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IOM Regional Director for Southern Africa Charles Kwenin speaks at the this week’s 4th Pan-African Forum on Migration in Djibouti.

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Learn more about the Festival on our GMFF website.


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Oday: "Everybody wants to leave the country and to find a better life, but not all of them have the chance."

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“One by one, the achievements of a lifetime, all of it was gone. This camera was supposed to be the last thing to go but I couldn’t bring myself to sell it.”

Moafaq - Internally Displaced from Mosul City to Qayara Emergency Site, Iraq 

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  • Devex reports that Rwanda and South Sudan are ramping up prevention efforts as an Ebola outbreak in neighbouring Democratic Republic of the Congo gathers pace.

  • IPS reports on IOM’s Global Migration Film Festival, which starts on 28 November 2018 and will showcase ‘films that capture the promise and challenges of migration’.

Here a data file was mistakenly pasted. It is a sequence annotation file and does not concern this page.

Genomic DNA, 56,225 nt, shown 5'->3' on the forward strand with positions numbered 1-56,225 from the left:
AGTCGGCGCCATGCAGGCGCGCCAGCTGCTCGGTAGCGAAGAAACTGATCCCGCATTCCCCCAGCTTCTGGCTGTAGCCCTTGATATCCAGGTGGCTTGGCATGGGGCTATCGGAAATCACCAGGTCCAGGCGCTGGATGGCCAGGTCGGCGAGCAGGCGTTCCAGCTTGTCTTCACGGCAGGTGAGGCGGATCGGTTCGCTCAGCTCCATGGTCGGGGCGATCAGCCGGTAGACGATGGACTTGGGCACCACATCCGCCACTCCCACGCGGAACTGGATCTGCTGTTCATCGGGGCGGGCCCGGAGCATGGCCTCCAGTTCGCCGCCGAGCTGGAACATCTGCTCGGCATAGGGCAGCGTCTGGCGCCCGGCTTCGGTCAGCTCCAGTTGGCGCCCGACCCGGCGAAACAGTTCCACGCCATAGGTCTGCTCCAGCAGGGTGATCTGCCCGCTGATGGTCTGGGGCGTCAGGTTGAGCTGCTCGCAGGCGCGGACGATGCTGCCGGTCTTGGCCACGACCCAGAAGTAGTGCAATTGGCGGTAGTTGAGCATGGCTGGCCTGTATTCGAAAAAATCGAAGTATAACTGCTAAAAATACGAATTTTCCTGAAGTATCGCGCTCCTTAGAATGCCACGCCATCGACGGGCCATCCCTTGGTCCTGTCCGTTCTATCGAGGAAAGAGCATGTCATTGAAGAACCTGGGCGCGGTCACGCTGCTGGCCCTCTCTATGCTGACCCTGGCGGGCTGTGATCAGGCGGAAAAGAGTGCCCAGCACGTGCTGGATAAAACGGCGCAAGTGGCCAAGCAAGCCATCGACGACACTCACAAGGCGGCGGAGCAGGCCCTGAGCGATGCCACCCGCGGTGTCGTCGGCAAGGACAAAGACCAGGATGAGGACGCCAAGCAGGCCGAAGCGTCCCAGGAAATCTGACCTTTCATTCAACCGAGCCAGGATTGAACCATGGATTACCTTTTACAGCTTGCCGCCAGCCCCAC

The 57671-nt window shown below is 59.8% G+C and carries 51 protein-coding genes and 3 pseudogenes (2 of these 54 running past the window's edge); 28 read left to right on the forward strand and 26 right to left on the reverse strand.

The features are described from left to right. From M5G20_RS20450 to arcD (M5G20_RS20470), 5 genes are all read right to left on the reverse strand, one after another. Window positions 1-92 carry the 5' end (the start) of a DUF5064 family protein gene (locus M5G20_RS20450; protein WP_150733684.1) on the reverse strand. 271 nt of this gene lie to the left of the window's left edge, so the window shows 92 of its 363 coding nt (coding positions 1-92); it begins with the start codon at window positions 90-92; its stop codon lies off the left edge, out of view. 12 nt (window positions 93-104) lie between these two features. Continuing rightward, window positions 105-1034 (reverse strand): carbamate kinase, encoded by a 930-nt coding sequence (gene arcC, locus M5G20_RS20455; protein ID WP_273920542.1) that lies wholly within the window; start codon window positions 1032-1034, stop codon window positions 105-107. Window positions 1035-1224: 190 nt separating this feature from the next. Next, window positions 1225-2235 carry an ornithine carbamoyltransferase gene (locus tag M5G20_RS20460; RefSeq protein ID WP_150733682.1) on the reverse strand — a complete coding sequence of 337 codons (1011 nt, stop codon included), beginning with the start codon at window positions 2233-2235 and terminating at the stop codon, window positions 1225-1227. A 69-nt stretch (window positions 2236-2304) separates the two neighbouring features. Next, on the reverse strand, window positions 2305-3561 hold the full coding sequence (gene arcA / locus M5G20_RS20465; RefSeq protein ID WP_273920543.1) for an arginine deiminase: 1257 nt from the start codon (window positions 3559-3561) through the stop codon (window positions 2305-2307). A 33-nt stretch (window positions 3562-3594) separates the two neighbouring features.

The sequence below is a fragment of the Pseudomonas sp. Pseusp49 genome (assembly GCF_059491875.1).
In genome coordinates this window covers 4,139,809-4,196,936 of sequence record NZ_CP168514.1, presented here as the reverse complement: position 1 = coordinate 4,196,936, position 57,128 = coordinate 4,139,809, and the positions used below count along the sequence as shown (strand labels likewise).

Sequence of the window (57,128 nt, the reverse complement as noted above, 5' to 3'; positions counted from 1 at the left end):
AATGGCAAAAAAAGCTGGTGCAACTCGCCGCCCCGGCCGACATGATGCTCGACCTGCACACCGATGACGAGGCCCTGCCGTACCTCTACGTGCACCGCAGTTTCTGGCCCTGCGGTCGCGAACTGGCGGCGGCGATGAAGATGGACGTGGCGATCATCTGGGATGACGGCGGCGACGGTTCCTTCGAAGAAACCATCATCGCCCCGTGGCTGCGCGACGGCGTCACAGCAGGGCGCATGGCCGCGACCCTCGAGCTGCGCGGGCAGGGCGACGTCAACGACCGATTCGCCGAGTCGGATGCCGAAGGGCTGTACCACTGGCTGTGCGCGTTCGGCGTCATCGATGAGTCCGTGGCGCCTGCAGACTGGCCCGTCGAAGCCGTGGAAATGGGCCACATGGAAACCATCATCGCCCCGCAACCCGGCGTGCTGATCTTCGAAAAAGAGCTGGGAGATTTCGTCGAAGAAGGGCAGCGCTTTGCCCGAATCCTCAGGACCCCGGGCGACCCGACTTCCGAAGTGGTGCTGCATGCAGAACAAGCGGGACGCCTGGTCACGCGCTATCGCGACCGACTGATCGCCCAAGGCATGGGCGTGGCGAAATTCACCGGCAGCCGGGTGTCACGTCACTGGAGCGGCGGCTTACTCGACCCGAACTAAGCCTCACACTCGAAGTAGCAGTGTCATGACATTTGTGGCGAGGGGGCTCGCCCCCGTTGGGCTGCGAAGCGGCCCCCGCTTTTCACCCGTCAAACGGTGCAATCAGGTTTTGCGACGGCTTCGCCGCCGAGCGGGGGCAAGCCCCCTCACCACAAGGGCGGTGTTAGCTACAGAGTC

• Asharq Al-Awsat reports on an IOM study that explains why some 1.8 million Iraqi displaced citizens have not returned to their homes.

  • A Daily Age op-ed highlights how the rise of feminism worldwide has paved the way forward for women in development activities.

  • A Refugees Deeply op-ed argues that multiple displacements of the Rohingya throughout history indicate that premature returns to Myanmar will only backfire.

  • Euronews reports that the Reina Sofia Museum in Madrid has opened an exhibit “Paris against all odds,” that showcases more than 200 pieces from famous artists who lived in Paris between 1944 and 1968. The works focus on migration and reconstruction in the City of Light.

  • Thomson Reuters reports that German Chancellor Angela Merkel defended the UN Global Compact for Safe, Orderly and Regular Migration during a general debate in the federal parliament.

  • The Commercial Appeal reports on a grassroots aid group, Migration is Beautiful, whose volunteers prepare sandwiches, snacks and other necessities for migrants at Memphis’ Greyhound bus terminal.